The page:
The monthly swap meet was held in the warm afternoon of Oct. 17, with eye-catching antiques, chic clothing and lunch trucks at GCC’s parking lot B.
It was also the swap meet’s 15th anniversary since it was first held in October 1994, said John Harris, program assistant. The swap meet is sponsored by GCC.
Catherine Theobalt, a customer from the neighborhood, was looking at colorful quilts. “I’ve been here a couple of times. It is great, not crowded and much less expensive than the Rose Bowl [Flea Market],” she said. The Rose Bowl, compared to the swap meet, is $8 for general entrance, and the vast sea of tables and huge open space of the parking lot accumulates to busy a metropolis center.
The nearest stand to the parking lot entrance was that of the vendor Diter Wanting, who sells antiques, picture frames and various lamp designs. He comes at least three times a year, and claims that “people like the strangest things; you never know who will come and what they will buy.
“But one thing they all have in common, is that everybody wants a deal,” Wanting said. He is one of the few vendors who do this as a hobby and to get rid of old objects to have space for new ones.
Another vendor, Zack Alcala, had a stand a few spaces next to Wanting’s. Glass cases on the tables were filled with earrings of all colors and shapes for any taste. Hair pieces and hanging necklaces were also on display. Alcala also attends the Rose Bowl Flea Market, Pasadena City College’s swap meet and owns a shop in Sun Valley.
Alcala attracted customers not only because of his colorful gleaming jewelry, but for his lively vendor spirit. As customers were walking by, Alcala was clearly audible, saying “cheap, cheap, cheap” in Spanish, and joking with costumers.
An anonymous vendor was selling pieces that looked antiqued, made out of heavy material. The worn out gold color due to time and all the hands that they have been through clearly show that they were valuable.
Pieces such as a Buddha sculpture and wide metal plates were for sale for $20. The vendor did not want his name to be revealed, but he did mention that some pieces were from Egypt and Iran.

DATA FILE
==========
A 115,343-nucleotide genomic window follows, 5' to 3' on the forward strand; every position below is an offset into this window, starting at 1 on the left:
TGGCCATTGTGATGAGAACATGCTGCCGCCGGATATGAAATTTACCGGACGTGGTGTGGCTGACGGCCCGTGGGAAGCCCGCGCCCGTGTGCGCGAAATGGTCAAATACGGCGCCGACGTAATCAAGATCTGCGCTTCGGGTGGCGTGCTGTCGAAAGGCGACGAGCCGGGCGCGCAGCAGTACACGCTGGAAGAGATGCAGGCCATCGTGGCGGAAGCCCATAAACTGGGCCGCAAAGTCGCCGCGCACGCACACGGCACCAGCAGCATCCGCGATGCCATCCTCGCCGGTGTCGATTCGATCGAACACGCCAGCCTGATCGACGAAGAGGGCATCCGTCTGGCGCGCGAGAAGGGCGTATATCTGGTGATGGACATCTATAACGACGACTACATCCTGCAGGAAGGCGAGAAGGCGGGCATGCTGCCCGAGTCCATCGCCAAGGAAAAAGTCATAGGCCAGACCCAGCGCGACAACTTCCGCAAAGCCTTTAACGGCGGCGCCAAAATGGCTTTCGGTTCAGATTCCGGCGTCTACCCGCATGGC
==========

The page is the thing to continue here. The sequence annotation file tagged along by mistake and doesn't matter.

A fashionable boutique-like stand was in the middle of antiques and toys, held by Stephen Briscoe, the designer of the clothing line Stylelab.
Briscoe designs dark shaded color dresses, hats and old wallets that are fashionable, yet simple.
He described his dresses as “elegant, timeless pieces that can work for cocktail parties, work, [and] any occasion.”
Briscoe said by coming here, he “wants to reach a broader crowd of customers and provide them with quality boutique merchandise.”
For customers interested in records and purses, Elizabeth Barksdale was the vendor to go to. Records were available from Fleetwood Mac, to the Stray Cats and Aretha Franklin.
Barksdale is a big fan of this particular swap meet. “I love this swap meet,” she said. “If you want to come to a swap meet, and get different classes of people from artists, professors and intelligent people, it’s here. It is very good, casual, no pressures, [and] we have nice vendors [here].”
Barksdale has been selling at Glendale for five years now, and has 30 years in the business overall.
An Eagle Food lunch truck was cooking early morning breakfast burritos, sandwiches and tacos.
A hot dog van, along with a food stand was present; hot dogs, juices, water and popcorn were for sale.
The vendor rates are $40 for pre-registered shoppers, and the day of the event costs $50. Operating hours are from 8 a.m. to 3 p.m. The admission is $5 per car from 6 a.m. to 8 a.m. and $2 per car from 8 a.m. to noon.
The swap meets are held on the third Sunday of every month.
The next one, taking place on Sunday, will be customer appreciation day, where customers will get free parking and a free 2010 calendar. All proceeds go to GCC’s general fund, said Harris.